Tuesday, June 5, 2007


From their website: McKinsey & Company is a global management consulting firm. We are the trusted advisor to the world’s leading businesses, governments, and institutions. They advise leading companies on issues of strategy, organization, technology, and operations. Their alumni account for a decent proportion of the heads of American industry.

This is an overview of their problem-solving methodology. It is a summary of a series of informal conversation I had with several friends, one of whom is a former "McKinseyite."

When a team of McKinsey (MK) consultants are given an assignment, they begin by creating an Initial Hypothesis with the facts they have on hand. The hypothesis is a result of brainstorming that starts with the problem(s) to be solved and end with one or more hypothetical solutions.

The hypothesis is guided by two rules:

  • What are the key drivers or factors that drive the problem?
Knowing these drivers or factors ensures that the hypothetical solution will address the drivers that cause the problem and not the symptom that is the problem.
  • What actionable recommendation can be made for each driver or factor?
The proposed solution for each driver must be able to be turned into action to be useful.Second, the MK team rigorously tests their hypothesis. They gather more facts, ask more questions, and then
gather even more data.

Obtaining facts is important to the testing process since facts always trump gut instincts and since their actionable recommendation(s) depend upon factual assumptions.

Next, the team turns its attention back to its hypothesis. During this stage, they follow these guidelines:

  • Major issues are continually divided until they reach the level of being separate and distinct. In other words, each issue can be addressed individually and that solution will fix or mitigate that issue and that issue, alone.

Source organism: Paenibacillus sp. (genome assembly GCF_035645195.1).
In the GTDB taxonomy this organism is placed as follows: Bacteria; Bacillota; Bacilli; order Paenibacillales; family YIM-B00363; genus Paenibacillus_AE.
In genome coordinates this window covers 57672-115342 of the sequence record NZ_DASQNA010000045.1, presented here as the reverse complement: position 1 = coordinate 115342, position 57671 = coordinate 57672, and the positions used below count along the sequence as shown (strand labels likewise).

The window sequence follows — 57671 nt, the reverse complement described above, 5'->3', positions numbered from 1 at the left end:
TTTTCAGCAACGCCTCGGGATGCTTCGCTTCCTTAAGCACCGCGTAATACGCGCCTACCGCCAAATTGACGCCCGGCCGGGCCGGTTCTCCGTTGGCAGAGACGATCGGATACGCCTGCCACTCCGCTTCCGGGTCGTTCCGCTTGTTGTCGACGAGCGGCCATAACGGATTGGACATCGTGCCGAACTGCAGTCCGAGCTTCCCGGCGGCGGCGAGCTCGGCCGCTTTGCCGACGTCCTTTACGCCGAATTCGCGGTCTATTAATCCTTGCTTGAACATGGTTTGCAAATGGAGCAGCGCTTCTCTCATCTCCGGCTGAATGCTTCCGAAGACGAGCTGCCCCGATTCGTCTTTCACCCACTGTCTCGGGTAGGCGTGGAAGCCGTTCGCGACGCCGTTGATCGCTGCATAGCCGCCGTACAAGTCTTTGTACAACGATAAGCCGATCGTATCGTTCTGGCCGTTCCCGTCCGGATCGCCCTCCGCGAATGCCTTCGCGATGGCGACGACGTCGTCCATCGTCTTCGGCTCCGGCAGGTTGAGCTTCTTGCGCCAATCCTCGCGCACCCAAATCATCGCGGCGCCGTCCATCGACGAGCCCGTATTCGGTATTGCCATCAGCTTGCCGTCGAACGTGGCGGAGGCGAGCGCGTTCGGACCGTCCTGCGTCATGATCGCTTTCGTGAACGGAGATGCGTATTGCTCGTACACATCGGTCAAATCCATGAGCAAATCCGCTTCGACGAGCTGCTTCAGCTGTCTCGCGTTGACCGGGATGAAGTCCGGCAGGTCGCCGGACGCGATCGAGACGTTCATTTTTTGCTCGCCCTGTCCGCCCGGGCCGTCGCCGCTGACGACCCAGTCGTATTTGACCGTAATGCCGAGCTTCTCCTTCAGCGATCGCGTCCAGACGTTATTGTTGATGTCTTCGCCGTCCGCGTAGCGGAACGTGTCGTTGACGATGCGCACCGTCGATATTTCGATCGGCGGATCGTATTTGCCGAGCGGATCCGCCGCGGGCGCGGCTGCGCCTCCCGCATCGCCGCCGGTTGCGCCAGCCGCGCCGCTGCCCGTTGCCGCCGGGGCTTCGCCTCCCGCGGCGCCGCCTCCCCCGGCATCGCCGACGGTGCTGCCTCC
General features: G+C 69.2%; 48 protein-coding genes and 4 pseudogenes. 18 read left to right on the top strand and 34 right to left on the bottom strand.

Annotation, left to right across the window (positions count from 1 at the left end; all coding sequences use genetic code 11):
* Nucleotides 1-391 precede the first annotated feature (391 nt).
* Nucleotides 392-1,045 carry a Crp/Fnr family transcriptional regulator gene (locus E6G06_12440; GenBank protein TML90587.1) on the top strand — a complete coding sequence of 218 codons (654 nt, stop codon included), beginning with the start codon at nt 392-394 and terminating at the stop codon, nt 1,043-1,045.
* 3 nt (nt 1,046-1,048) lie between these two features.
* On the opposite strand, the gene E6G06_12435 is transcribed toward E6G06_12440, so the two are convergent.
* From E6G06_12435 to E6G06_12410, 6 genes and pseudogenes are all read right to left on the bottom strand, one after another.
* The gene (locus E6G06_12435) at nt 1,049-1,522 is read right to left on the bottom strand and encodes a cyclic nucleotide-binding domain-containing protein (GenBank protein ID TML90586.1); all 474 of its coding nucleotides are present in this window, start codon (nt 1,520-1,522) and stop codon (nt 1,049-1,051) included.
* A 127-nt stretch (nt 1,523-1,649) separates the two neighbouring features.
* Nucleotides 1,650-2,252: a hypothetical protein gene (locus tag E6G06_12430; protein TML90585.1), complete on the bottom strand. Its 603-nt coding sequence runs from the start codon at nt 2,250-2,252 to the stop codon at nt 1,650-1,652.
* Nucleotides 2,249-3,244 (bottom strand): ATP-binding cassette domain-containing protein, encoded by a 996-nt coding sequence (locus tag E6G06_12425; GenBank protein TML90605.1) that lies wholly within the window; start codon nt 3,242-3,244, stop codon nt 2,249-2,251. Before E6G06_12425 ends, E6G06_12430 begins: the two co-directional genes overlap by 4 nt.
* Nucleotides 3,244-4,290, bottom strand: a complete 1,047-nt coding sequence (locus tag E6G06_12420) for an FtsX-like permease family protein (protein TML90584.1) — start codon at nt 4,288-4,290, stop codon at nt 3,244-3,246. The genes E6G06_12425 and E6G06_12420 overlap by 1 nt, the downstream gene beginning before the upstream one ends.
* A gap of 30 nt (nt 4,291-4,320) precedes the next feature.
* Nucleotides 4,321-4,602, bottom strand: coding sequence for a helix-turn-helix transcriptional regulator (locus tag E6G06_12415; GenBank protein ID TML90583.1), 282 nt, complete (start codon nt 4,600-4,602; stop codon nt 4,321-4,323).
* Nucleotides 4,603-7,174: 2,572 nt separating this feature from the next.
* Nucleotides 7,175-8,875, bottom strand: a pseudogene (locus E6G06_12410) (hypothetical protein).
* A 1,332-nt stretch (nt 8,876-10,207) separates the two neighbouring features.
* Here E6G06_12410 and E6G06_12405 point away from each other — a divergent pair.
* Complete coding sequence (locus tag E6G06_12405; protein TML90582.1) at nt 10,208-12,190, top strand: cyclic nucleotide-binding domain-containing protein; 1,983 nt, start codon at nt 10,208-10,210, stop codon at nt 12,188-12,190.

• Every aspect of the business problem falls under one and only one issue. This is analogous to the first guideline. The following illustration clarifies this:

The pentagons represent the specific drivers that cause the issue to arise. Note how the three drivers that create the broad issue have been identified into two groups. The upper specific issue was caused by the two pentagons. The lower issue was caused by one pentagon.The deliverable, or end result, of this stage is a conceptual diagram of the different parts of the business problem. It is important to note that these parts do not overlap with any other. These parts are, therefore, clearly distinct from each other. Furthermore, each distinct part will have its specific drivers identified with it. Returning to the previous illustration, the correct solution to the two pentagons will eliminate the upper specific issue. The lower specific issue, on the other hand, will be eliminated if the correct solution to the single pentagon were found and applied to it.

The goal of these guidelines is summarized by a McKinseyite acronymn: MECE.

MECE stands for Mutually Exclusive and Collectively Exhaustive. It means that each problem and solution must be mutually exclusive (no overlapping) and collectively exhaustive (everything, be it problem or solution, has been included).

Our friend, the ex-McKinseyite, surprised us after he claimed that practically all problems—regardless of their complexity and scale—can be distilled into two to five major issues.This is the framework of their methodology.

I can see that it has value. It's a welcome addition to the rest of my tools. It can be applied to anything it seems—even to human relationships!

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